There are numerous threats that can disrupt your business, and different scenarios of how these hostile events may unfold. A study by Allianz found events like cyber incidents, business interruptions, changes in regulations and natural disasters are the top business risks in 2021.
Effective planning puts you in the driver’s seat when tackling response and recovery efforts after a disruption. If your plan is sound, you can make it a repeatable approach to minimize downtime, so much so, it becomes almost second nature for your business.
To put it simply, a well-thought-out business continuity plan (BCP) prepares you for unexpected business disruptions.
What is a Business Continuity Plan?
A business continuity plan (BCP) is a document that outlines a set of preventive strategies to ensure business continuity following any disruption caused due to cyberattacks, on-premise accidents, supply chain disruptions, natural disasters, and other operational failures.
BCP is essentially a hedging tool to reduce the risk associated with data loss and infrastructural downtime.
However, your BCP requires a coordinated effort across several departments. You need to build out a business continuity management (BCM) team that will be responsible for putting the business continuity plan in motion.
A good BCM team consists of:
- Sponsor. The top brass individual oversees the entire BCM operation.
- The Business Continuity Manager. The individual is directly responsible for the BCM operations.
- Administrative Assistant. The individual is responsible for supporting the business continuity manager.
- Team Representative. A rep from each department should be involved to give input on the implementation of appropriate recovery strategies across the organization.
Components of the Business Continuity Plan
BCPs vary based on the requirements of the organizations’ industry and the unique needs of the business. However, there several components every healthy BCP should have.
1. Recovery personnel
A dedicated individual should be assigned to manage the recovery process to get systems back up and running quickly. Ideally, at least one such person should be appointed from each department.
2. Recovery procedure
The recovery procedure outlines the strategies to restore key business functions and helps to prioritize assets critical to business operation. These assets include equipment, IT systems and contact lists. To protect critical assets, work with line of business leaders to classify them based on their criticality to the business and define recovery objectives such as Recovery Point Objective (RPO) and Recovery Time Objective (RTO). Identify risks and potential threats, and determine the right tools and techniques required of a system to guide you in recovering these assets in case of an unwelcoming event.
3. Data backup
Your BCP should clearly establish how to back up data, as well as the methods used for backup and recovery. Depending on RTO and RPO as well as the granularity of recoveries required (i.e., restoration of individual files), your methods may vary. Data backup tools may include the use of on-premise appliances, virtual appliances, cloud targets, SaaS backup, and direct-to-cloud backup.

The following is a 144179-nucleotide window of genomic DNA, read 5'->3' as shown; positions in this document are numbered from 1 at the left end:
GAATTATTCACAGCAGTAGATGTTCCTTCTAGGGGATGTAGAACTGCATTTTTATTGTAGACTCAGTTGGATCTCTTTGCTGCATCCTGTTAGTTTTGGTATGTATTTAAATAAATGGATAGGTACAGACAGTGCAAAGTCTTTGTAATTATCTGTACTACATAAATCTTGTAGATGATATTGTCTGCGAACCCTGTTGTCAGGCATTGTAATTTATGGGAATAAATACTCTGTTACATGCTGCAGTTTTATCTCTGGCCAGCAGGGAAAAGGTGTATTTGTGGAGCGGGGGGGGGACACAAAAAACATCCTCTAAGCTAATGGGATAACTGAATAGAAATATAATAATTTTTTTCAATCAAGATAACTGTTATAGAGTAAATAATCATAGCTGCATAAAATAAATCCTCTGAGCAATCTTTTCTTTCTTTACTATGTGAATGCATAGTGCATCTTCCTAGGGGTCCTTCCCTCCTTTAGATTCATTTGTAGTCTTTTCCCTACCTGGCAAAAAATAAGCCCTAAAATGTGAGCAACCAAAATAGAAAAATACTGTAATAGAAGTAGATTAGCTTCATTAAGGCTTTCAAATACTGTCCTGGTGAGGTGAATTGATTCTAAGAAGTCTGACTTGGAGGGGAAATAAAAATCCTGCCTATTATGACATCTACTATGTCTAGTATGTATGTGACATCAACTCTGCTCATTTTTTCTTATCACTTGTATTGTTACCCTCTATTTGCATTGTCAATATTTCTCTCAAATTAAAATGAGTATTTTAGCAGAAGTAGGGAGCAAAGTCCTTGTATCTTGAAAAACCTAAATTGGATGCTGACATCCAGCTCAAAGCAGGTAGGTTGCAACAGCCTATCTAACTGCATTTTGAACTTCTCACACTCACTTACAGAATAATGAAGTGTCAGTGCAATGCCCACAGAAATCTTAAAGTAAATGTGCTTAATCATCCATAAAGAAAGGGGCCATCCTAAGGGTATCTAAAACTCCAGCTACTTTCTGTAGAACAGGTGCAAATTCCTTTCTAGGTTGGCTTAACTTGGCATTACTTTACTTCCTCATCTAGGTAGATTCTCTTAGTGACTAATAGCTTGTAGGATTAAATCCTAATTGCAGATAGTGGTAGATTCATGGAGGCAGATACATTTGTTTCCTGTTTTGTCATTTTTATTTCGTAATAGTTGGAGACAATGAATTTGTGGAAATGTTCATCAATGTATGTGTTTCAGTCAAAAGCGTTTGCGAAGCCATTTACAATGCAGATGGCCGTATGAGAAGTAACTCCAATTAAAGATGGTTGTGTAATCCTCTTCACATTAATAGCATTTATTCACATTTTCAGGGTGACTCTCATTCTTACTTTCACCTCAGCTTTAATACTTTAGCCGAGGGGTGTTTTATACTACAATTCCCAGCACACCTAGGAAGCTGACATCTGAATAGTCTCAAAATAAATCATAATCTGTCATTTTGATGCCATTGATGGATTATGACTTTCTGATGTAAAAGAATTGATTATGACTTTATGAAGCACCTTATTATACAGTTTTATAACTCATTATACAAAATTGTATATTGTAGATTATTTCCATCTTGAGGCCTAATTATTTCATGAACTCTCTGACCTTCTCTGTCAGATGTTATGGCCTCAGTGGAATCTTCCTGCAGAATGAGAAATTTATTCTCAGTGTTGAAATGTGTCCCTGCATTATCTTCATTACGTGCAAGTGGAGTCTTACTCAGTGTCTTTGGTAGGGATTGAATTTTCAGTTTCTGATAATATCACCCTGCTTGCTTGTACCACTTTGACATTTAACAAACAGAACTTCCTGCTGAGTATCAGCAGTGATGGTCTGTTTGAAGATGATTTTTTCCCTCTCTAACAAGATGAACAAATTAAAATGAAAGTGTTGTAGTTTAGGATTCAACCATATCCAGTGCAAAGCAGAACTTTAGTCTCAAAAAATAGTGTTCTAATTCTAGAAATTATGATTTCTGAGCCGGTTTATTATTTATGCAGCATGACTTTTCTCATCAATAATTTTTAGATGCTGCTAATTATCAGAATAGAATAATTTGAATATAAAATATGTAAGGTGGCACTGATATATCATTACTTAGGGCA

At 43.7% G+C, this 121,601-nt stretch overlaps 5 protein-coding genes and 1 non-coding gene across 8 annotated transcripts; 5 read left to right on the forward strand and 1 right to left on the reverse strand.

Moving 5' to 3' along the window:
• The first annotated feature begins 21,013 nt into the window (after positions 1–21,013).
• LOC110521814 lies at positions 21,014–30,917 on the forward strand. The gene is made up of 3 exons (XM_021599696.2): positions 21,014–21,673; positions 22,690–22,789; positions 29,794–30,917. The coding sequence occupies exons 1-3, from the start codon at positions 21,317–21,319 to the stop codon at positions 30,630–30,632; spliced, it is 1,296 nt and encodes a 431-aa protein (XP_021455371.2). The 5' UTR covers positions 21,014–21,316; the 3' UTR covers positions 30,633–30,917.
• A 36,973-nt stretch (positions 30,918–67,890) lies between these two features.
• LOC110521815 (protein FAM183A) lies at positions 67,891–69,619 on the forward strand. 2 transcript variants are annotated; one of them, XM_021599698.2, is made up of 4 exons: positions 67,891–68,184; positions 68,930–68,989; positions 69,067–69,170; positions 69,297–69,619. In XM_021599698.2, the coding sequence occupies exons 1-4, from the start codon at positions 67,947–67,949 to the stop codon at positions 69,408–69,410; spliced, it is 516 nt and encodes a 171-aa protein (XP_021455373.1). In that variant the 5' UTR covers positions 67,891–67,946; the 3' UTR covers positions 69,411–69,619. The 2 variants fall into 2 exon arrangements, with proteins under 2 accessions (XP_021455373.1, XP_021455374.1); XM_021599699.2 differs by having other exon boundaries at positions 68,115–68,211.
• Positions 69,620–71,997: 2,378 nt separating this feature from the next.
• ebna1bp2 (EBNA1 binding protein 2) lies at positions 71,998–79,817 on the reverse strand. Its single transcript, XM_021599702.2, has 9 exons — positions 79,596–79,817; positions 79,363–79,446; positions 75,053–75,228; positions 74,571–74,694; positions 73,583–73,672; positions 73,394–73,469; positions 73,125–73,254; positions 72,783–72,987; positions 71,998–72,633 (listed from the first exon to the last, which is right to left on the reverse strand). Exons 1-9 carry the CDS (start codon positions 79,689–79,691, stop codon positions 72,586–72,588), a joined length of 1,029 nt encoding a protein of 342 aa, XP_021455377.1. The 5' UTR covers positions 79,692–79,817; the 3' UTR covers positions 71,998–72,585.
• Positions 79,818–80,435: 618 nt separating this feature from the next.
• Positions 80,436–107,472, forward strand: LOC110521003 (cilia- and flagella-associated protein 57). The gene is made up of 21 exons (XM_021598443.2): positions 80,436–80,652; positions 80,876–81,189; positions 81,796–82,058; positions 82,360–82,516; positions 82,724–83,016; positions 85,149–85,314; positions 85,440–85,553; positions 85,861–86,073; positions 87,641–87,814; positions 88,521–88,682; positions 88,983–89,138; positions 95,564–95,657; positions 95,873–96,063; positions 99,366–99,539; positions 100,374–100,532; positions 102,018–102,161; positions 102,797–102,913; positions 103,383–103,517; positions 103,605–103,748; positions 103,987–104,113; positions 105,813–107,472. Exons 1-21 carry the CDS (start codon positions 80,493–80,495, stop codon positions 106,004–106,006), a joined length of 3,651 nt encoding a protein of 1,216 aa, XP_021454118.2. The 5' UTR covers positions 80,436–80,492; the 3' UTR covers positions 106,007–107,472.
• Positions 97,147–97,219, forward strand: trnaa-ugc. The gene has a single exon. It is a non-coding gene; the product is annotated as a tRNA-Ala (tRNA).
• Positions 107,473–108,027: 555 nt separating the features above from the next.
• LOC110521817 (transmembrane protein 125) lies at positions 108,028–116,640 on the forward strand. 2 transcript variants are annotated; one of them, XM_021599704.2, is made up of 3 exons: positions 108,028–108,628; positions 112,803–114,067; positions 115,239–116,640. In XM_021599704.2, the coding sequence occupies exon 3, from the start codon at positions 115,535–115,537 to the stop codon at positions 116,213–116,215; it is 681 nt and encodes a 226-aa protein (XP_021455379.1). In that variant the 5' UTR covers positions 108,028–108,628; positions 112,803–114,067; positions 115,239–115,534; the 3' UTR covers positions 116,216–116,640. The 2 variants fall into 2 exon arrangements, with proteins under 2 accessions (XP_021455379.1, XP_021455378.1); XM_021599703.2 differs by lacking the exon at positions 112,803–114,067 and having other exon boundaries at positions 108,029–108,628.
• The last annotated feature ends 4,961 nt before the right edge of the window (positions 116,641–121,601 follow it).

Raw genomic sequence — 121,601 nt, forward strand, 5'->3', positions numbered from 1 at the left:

The Benefits of Business Continuity Plan
Ambassadors of BCP tend to keep the conversation around what will happen to the business if there is no plan? Let’s switch tracks and talk about the benefits your business can enjoy if a business continuity plan is in place.
Business continuity on point
A comprehensive BCP ensures product and service continuity even during an ongoing crisis. It creates fodder for enhancing the operational effectiveness of the business; instead of painting a bleak picture in the wake of a disaster, consider an approach that highlights the advantage of resuming operations with minimal downtime. The BCP keeps revenue flowing. The quicker disruptions are resolved, the shorter the downtime, and the smaller your losses. In many cases, a BCP has prevented disruption from snowballing into destruction – often the potential losses from damages are far greater than the cost of developing a business continuity plan.
Resilience and reputation intact
A business continuity plan safeguards your business’ reputation. In many cases, the BCP outlines protocols for protecting priority customers or partner infrastructure. Meeting your obligations despite calamities puts your business in a favorable light among customers and partners. This vote of confidence ensures customer retention, protecting your market share while avoiding major financial losses.
Enable security on all fronts
Business disruptions can be manmade as well. Interestingly, human error is the leading cause of business data loss, not hardware failure or data corruption. A BCP addresses intentional or unintentional asset misuse as part of the risk assessment. As you evaluate and update your plan regularly, acknowledge your risk assessment findings and leverage them to realign systems and processes to tackle the security loopholes.
Watch the video to learn more about the benefits of a healthy business continuity plan.
Types of Continuity Plans
Let’s explore the different types of BCPs and their purpose within your overall business continuity strategy.
Business Continuity Plan
The ISO 22301 states that a BCP should typically focus on the implementation, maintenance, and management of a system designed to protect against disruptions should they arise as well as the recovery of resources, services and activities required to ensure the continuity of critical business functions.
In many ways, a successful recovery strategy may resemble a sequence of business continuity plans being initiated in a prioritized order, with ongoing reporting of their status to the crisis management team. The communication between the department-level recovery teams and crisis management team is critical in executing a successful recovery per the methodology in the BCP.